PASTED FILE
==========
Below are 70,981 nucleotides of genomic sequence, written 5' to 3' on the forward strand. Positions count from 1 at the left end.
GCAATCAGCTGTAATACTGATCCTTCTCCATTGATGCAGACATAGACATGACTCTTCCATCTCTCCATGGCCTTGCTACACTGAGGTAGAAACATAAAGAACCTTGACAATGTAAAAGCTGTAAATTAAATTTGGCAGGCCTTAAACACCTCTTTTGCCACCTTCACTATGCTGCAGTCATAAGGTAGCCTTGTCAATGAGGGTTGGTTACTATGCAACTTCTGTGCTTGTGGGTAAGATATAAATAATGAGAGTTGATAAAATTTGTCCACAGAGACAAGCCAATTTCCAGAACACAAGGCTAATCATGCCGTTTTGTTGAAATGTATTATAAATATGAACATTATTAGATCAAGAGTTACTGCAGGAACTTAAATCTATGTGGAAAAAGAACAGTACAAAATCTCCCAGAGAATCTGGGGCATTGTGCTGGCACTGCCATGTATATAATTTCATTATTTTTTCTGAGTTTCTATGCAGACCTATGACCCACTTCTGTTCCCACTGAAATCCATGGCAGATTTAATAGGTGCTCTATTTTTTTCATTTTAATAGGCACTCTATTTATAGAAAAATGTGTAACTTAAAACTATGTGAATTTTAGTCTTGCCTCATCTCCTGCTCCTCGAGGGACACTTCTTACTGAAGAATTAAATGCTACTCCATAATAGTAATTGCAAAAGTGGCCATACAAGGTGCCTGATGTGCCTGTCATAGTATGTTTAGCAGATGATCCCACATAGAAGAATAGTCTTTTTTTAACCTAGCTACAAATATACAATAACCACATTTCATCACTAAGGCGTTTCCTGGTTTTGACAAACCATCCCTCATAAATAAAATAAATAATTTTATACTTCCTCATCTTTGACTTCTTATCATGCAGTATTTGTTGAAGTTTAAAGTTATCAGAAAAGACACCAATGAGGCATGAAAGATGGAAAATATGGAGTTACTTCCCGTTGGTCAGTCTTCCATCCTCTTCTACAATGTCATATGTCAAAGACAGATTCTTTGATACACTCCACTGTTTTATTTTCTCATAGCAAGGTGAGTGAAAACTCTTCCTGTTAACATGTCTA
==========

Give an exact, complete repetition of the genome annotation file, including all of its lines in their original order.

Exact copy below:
Below are 70,981 nucleotides of genomic sequence, written 5' to 3' on the forward strand. Positions count from 1 at the left end.
GCAATCAGCTGTAATACTGATCCTTCTCCATTGATGCAGACATAGACATGACTCTTCCATCTCTCCATGGCCTTGCTACACTGAGGTAGAAACATAAAGAACCTTGACAATGTAAAAGCTGTAAATTAAATTTGGCAGGCCTTAAACACCTCTTTTGCCACCTTCACTATGCTGCAGTCATAAGGTAGCCTTGTCAATGAGGGTTGGTTACTATGCAACTTCTGTGCTTGTGGGTAAGATATAAATAATGAGAGTTGATAAAATTTGTCCACAGAGACAAGCCAATTTCCAGAACACAAGGCTAATCATGCCGTTTTGTTGAAATGTATTATAAATATGAACATTATTAGATCAAGAGTTACTGCAGGAACTTAAATCTATGTGGAAAAAGAACAGTACAAAATCTCCCAGAGAATCTGGGGCATTGTGCTGGCACTGCCATGTATATAATTTCATTATTTTTTCTGAGTTTCTATGCAGACCTATGACCCACTTCTGTTCCCACTGAAATCCATGGCAGATTTAATAGGTGCTCTATTTTTTTCATTTTAATAGGCACTCTATTTATAGAAAAATGTGTAACTTAAAACTATGTGAATTTTAGTCTTGCCTCATCTCCTGCTCCTCGAGGGACACTTCTTACTGAAGAATTAAATGCTACTCCATAATAGTAATTGCAAAAGTGGCCATACAAGGTGCCTGATGTGCCTGTCATAGTATGTTTAGCAGATGATCCCACATAGAAGAATAGTCTTTTTTTAACCTAGCTACAAATATACAATAACCACATTTCATCACTAAGGCGTTTCCTGGTTTTGACAAACCATCCCTCATAAATAAAATAAATAATTTTATACTTCCTCATCTTTGACTTCTTATCATGCAGTATTTGTTGAAGTTTAAAGTTATCAGAAAAGACACCAATGAGGCATGAAAGATGGAAAATATGGAGTTACTTCCCGTTGGTCAGTCTTCCATCCTCTTCTACAATGTCATATGTCAAAGACAGATTCTTTGATACACTCCACTGTTTTATTTTCTCATAGCAAGGTGAGTGAAAACTCTTCCTGTTAACATGTCTA